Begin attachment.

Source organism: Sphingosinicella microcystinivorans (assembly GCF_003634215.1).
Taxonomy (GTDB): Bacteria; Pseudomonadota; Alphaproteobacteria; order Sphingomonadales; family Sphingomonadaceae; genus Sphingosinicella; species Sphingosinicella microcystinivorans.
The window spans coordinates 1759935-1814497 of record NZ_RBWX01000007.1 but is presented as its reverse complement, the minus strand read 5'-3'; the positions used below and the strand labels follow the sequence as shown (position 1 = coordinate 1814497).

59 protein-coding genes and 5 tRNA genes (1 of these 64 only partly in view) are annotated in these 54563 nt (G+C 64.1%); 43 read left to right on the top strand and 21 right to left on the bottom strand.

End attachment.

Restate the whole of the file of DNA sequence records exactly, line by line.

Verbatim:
Source organism: Sphingosinicella microcystinivorans (assembly GCF_003634215.1).
Taxonomy (GTDB): Bacteria; Pseudomonadota; Alphaproteobacteria; order Sphingomonadales; family Sphingomonadaceae; genus Sphingosinicella; species Sphingosinicella microcystinivorans.
The window spans coordinates 1759935-1814497 of record NZ_RBWX01000007.1 but is presented as its reverse complement, the minus strand read 5'-3'; the positions used below and the strand labels follow the sequence as shown (position 1 = coordinate 1814497).

59 protein-coding genes and 5 tRNA genes (1 of these 64 only partly in view) are annotated in these 54563 nt (G+C 64.1%); 43 read left to right on the top strand and 21 right to left on the bottom strand.